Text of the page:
Also, by utilizing this incorrect definition, one is entirely erasing Louisiana Voodoo in any context. I have read the blogs of numerous men and women from that vibrant area with its own version voodoo who refer to themselves as “Vodouisant.” The history of Louisiana Voodoo is akin to that which is found in Haiti, and while some items are the same, many others are not. There are aspects to Louisiana Voodoo that one will not find in Haiti. Some examples include La Gran Zombi, different regional lwa, and one will notice that some traditions in NOLA are folk traditions from Europe and the indigenous population of that area. Haitian aspects tend to be either of African, Arawak, or French origins wherein the origins of that found in Louisiana is much more a “melting pot” of sorts.

I went further with researching the definition of the term, though. A French definition website popped up in my options and I looked it over. I tried to do a Google translate of that definition and this is what came up, “borrowing animist rites of voodoo cult (or voodoo or voodoo).” Well, I don’t really know if that’s really accurate, either. It’s not really about animism, per se, but about the role one takes when they start serving the lwa. So, I scrubbed that down and went to this page. While that website could not actually define the term, it did give me some Wikipedia answers. While I’m loathe to use Wiki for much of anything these days, it did say, “practitioners are called ‘vodouists’ (French: vodouisants, voduisɑ̃ ) or ‘servants of the spirits’ (Haitian creole : sèvitè).” It still isn’t telling me anything, though, is it? All it is saying is that there doesn’t appear to be an accurate translation from French into English and that it’s the people who practice the religion in some form or another that are called such.

I have to say that while the commentator’s comment rang true for me in a way – how can I call myself a non-initiated Vodouisant – I have to say that there doesn’t appear to be any one accurate definition. Blanket statements in this framework are not likely to work just based on how many different ways someone can be a servant of the lwa, never mind how many different people come at this serving from numerous different directions.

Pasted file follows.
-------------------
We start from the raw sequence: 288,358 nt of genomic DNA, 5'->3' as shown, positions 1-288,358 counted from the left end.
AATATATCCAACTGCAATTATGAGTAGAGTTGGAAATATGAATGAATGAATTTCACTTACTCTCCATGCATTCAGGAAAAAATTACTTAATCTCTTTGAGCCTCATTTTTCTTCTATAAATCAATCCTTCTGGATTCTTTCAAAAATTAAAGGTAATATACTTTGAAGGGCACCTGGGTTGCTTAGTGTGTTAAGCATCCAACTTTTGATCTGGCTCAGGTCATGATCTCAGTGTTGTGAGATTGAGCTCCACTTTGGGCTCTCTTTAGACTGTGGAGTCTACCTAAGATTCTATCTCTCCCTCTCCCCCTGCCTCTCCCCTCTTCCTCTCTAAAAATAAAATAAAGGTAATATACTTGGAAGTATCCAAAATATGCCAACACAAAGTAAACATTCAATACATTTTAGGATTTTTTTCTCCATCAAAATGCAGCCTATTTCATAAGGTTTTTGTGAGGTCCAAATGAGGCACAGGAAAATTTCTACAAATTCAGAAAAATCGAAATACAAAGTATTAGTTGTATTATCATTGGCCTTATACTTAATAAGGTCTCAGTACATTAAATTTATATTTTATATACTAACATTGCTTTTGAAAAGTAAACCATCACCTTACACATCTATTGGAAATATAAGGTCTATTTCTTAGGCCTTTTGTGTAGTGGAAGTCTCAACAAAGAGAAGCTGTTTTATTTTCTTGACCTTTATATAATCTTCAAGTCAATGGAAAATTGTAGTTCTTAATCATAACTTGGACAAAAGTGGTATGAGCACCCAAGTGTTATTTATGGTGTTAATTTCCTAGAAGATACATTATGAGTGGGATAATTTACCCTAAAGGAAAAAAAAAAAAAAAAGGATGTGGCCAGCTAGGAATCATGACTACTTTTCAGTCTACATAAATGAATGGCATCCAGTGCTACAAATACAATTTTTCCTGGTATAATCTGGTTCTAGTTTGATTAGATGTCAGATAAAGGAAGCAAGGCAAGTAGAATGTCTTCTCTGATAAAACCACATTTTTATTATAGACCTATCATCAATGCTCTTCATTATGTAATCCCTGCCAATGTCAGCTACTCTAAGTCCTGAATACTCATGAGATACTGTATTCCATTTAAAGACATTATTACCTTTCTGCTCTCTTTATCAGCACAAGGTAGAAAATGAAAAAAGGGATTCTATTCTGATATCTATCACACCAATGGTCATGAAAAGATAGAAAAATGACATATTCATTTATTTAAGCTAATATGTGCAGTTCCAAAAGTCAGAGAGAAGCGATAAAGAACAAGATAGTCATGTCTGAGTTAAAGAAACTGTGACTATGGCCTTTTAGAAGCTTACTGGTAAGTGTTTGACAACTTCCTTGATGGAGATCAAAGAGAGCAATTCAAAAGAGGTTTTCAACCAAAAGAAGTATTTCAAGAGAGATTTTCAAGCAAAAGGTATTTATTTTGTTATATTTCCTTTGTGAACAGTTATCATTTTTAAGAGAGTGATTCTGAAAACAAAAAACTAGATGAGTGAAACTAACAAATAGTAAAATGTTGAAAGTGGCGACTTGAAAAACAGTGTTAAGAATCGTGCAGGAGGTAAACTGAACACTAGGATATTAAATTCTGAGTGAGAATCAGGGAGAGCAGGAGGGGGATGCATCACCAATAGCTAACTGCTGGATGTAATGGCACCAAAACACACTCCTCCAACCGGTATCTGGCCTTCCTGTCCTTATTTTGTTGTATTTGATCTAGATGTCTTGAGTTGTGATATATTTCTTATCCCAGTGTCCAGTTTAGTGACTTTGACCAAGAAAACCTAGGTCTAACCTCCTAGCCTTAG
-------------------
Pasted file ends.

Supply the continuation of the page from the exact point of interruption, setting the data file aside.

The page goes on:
But without definitions and without bothering to look things up, the statement really kind of bothered me for the fact that my lwa asked me to stop eschewing the terminology specifically. Around the time that Papa Legba told me in a fit of pique that I’m acting like a scared wuss by not using the word Vodouisant, the crowwoman entry came around. Coincidences are common, of course, but it seemed a little too near to the time period where Papa Legba and I argued about terminology to be “just” another coincidence. Whatever the actuality of that event was, the entry made me feel better and I began to start actively referring myself to thus at the behest of the lwa whom I serve. If those whom we serve ask us to do something, should we refrain merely because someone else may find it difficult to swallow? I do not deny that I am a non-initiate. I do not hide this from anyone or anything. I’ll say it again, I am not initiated and I have been asked not to be. Does that make what I do any less valid than someone else who is initiated? Possibly. But does that mean that I have to tiptoe around when I’ve been asked, specifically, for something because I’m worried other people won’t like it? No. It doesn’t.

All it means is that I need to get over myself and get over my fears if I’m going to be the servant that these lwa want me to be.

And besides, frankly, calling myself a Vodouisant is loads better than the Baron’s suggestion of, “the servant of the dicks.”

4 thoughts on “Se Bon Kè Krapo Ki Fè L San Tèt (SVP).

  1. I don’t disagree with you that there are many definitions to the word. It’s just been my experience of folks with a variety of backgrounds–Louisiana, Haiti, American, and others–that they all use Vodouisant to indicate initiates. I’ve seen people blacklisted from certain soseyetes for calling themselves Vodouisants without initiation and I’ve seen more than one Lwa get very, very angry at people calling themselves that without doing proper [read: initiate] work. For me, I would rather walk on the side of caution and in a way that doesn’t negate any of the Work I do on behalf my God and the Spirits than to claim a title that may get me in the door somewhere, but not help me or Them long term. As I said elsewhere, for me, it has been entirely possible to say no particularly if I have solid reasons to.

    • I understand what you mean and where you are coming from with your point-of-view. I appreciate that point-of-view, actually, and more often than not, I err heavily on the side of caution when it comes to what I discuss, when I discuss it, and with whom I discuss it.

      As far as the black listed comment, I get a lot of flak from everyone when it comes to the voodoo portion of my practice. Point of fact, if I’m not getting some form of hate mail because I’m a white person practicing, then I figure it’s a good day. And if I’m not getting people who stare at me strangely when I bring it up outside of my private community, then again, it’s a good day. I’m kind of used to being the lone wolf here – as I’ve been told will be the path I’m to tread at least for a while. I do appreciate the warning, though.

  2. I think that if they specifically told you to use the term, then you use the term. If you’re their servant, then you’re their servant. They might deliberately want to make people uncomfortable. (Servant of the dicks? Lol!) There is absolutely no way to use the term in that way that will be accepted by all. Real learning doesn’t come cheap.

    Spoken by a (not really) (former) heyoka. ;)